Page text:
Oh, the humanity. I saw this at an impressionable age and it has stayed with me in a way that few films do. It also introduced me to the music of Michel Legrand. When I went away to college at 17 I stepped into a piano bar one evening and once I was sitting down the house musician played this theme, The Summer Knows:  instantly I felt more at ease in my own skin. It calls up all sorts of feelings of recognition, yearning, regret, hope, fear. What is it about this film? The music, certainly. The story of a boy’s sentimental education with a young Army wife who then becomes a war widow. The setting on Nantucket. The summer breezes blowing the grasses on the dunes. The waves, the waves, constantly forming the backdrop to experience. Now Voyager in the movie theatre. Jennifer O’Neill’s incredible beauty. Gary Grimes’ awkwardness as Hermie. Jerry Houser’s typical boy, Oscy. And of course the bespectacled Oliver Conant as Benjie, whose sex manual gives the boys the keys to the kingdom, as they see the world of girls. TV writer Herman Raucher narrates his own story:  because this is what happened to him aged 14. He was persuaded to novelize his screenplay and it was a bestseller before the film’s release, going through many print runs. He got ten per cent of the film’s gross because Warners weren’t sure it would make money:  it never quit and he would never agree to a remake. Robert Mulligan directed. It is a remarkably resonant and touching work and it’s what Shelley Duvall is watching on TV in The Shining. There’s a sequel that I’ve never seen. This will do. It’s perfect.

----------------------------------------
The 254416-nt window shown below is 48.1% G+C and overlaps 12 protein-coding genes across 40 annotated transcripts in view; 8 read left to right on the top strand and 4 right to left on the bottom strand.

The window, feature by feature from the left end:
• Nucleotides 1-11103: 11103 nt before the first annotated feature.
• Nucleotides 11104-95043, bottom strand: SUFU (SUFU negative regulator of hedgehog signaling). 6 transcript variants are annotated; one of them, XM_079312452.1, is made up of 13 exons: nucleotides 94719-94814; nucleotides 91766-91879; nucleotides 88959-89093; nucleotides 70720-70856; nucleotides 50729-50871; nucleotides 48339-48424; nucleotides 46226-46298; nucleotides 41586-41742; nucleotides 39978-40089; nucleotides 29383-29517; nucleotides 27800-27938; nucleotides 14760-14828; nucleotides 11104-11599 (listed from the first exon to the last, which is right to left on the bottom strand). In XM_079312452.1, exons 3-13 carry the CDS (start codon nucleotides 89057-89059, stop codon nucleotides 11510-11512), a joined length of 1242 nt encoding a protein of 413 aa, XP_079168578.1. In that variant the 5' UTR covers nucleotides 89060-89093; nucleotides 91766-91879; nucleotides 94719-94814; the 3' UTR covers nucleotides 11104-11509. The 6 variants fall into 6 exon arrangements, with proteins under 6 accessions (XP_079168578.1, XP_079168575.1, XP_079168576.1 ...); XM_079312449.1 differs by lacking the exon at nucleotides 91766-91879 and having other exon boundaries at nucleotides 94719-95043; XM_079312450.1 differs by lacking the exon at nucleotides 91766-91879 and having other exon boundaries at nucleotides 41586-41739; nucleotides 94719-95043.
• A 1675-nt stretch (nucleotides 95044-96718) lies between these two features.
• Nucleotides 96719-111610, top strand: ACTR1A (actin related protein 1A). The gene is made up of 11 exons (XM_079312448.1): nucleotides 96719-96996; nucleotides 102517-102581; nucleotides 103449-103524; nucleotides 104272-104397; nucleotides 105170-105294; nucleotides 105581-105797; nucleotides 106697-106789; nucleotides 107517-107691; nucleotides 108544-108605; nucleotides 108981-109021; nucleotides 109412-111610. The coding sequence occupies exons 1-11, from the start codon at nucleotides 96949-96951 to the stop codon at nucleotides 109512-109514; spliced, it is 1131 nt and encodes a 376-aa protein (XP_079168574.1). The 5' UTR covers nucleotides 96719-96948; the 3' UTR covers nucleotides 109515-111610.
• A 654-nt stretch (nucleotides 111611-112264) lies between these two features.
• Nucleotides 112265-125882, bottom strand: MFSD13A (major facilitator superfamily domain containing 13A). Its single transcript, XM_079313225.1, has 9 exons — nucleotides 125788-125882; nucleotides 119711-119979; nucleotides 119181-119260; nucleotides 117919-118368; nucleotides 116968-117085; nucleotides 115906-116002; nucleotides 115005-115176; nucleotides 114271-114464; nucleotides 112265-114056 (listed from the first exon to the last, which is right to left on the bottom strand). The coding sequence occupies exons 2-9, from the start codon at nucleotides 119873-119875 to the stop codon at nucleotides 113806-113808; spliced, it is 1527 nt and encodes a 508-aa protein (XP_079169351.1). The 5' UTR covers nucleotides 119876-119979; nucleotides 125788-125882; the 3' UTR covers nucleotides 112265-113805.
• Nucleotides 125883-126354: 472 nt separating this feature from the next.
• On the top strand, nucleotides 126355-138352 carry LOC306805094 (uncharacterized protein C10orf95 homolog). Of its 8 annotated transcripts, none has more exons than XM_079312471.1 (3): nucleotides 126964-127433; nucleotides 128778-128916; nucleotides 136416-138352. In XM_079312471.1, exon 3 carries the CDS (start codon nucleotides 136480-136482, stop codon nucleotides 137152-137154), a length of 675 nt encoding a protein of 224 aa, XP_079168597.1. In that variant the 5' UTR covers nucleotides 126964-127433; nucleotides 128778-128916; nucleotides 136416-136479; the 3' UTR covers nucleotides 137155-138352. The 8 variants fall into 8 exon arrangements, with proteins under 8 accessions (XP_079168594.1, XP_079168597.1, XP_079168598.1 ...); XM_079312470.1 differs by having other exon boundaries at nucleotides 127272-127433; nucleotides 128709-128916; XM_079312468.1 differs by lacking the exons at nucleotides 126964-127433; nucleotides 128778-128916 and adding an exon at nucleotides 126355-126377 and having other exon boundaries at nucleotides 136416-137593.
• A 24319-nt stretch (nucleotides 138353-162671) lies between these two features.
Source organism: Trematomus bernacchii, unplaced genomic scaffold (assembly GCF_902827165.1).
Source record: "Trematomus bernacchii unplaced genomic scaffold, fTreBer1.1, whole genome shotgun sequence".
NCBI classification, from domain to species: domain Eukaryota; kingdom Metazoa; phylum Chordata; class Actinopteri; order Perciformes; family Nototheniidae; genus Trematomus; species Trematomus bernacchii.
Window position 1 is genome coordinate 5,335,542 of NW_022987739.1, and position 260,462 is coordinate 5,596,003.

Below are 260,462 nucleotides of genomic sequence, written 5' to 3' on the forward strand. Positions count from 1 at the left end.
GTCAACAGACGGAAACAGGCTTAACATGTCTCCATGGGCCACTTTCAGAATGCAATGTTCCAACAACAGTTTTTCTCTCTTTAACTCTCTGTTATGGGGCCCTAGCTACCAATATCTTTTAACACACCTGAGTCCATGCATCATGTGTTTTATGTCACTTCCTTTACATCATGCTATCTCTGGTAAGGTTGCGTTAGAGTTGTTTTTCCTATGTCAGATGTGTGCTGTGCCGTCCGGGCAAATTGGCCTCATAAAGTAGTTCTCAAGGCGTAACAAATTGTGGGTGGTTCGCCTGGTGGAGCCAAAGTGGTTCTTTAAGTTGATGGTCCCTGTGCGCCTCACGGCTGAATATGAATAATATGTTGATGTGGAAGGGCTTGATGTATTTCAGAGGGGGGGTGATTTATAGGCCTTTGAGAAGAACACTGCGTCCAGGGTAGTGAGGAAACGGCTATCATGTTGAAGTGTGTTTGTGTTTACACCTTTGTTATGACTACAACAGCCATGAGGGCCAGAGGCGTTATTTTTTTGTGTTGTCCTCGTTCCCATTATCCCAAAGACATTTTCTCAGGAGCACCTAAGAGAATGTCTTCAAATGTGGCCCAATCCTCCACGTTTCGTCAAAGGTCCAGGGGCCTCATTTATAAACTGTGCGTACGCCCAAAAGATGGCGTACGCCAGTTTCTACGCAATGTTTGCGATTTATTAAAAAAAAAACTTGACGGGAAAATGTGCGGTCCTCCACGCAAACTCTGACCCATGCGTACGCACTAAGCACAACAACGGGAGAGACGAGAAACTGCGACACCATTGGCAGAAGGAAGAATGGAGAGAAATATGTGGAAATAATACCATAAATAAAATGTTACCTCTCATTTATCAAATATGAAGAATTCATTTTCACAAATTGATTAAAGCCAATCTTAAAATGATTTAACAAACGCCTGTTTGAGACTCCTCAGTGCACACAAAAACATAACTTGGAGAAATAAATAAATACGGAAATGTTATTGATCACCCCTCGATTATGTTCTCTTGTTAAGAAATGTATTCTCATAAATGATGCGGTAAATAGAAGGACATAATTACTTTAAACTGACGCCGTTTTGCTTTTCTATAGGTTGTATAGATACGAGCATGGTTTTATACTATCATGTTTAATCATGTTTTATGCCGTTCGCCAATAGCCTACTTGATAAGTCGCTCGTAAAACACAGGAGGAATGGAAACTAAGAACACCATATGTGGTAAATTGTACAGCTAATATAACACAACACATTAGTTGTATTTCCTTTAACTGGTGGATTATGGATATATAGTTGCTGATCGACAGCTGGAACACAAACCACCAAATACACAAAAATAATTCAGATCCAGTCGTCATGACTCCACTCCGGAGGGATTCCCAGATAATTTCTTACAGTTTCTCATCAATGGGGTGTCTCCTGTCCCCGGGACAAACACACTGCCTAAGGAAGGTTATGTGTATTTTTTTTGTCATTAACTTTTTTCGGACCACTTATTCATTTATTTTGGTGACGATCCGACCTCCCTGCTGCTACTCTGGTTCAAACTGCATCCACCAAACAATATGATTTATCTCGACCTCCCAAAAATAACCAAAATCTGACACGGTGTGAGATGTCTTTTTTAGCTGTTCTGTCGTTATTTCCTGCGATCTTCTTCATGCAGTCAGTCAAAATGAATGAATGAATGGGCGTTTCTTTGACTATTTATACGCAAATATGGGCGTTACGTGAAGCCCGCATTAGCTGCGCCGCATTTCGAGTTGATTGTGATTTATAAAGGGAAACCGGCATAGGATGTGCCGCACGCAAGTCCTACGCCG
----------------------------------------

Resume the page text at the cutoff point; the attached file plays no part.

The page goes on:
Now, Voyager (1942)

Now Voyager Poster.jpg

All I have is a faded corsage and an empty bottle of perfume … Sob! Most people’s favourite Bette Davis picture, this tale of a bullied daughter of Boston brahmin stock, sent away to recover from a mother-induced nervous breakdown only to return a woman of the world with a married man, is pure classical Hollywood. Olive Higgins Prouty’s bestseller of an ugly thirtysomething duckling who turns into a mature and lovely swan is the stuff of Cinderella transformations and all the stops were pulled out to ensure its success. Casey Robinson was the steady hand deployed to manage the emotions and tap all the appropriate responses in what would have been censor-baiting material. He was the greatest screenwriter at Warners’ disposal, starting his career with Captain Blood (1935) which made Errol Flynn a star and created a tone for all action-adventure films to follow. He started writing films for Bette Davis two years later with It’s Love I’m After and followed it with the great Dark Victory, the film which properly turned Davis into a feminine star. He said it helped to know which actor he was writing for because then everything was in their voice “and Bette Davis, how I heard her voice!”  Irving Rapper directed,Gladys Cooper is Mommie Dearest,  Claude Rains is the suave and suaver psychiatrist and Paul Henreid does the two-cigarette act with aplomb. Golly this is great.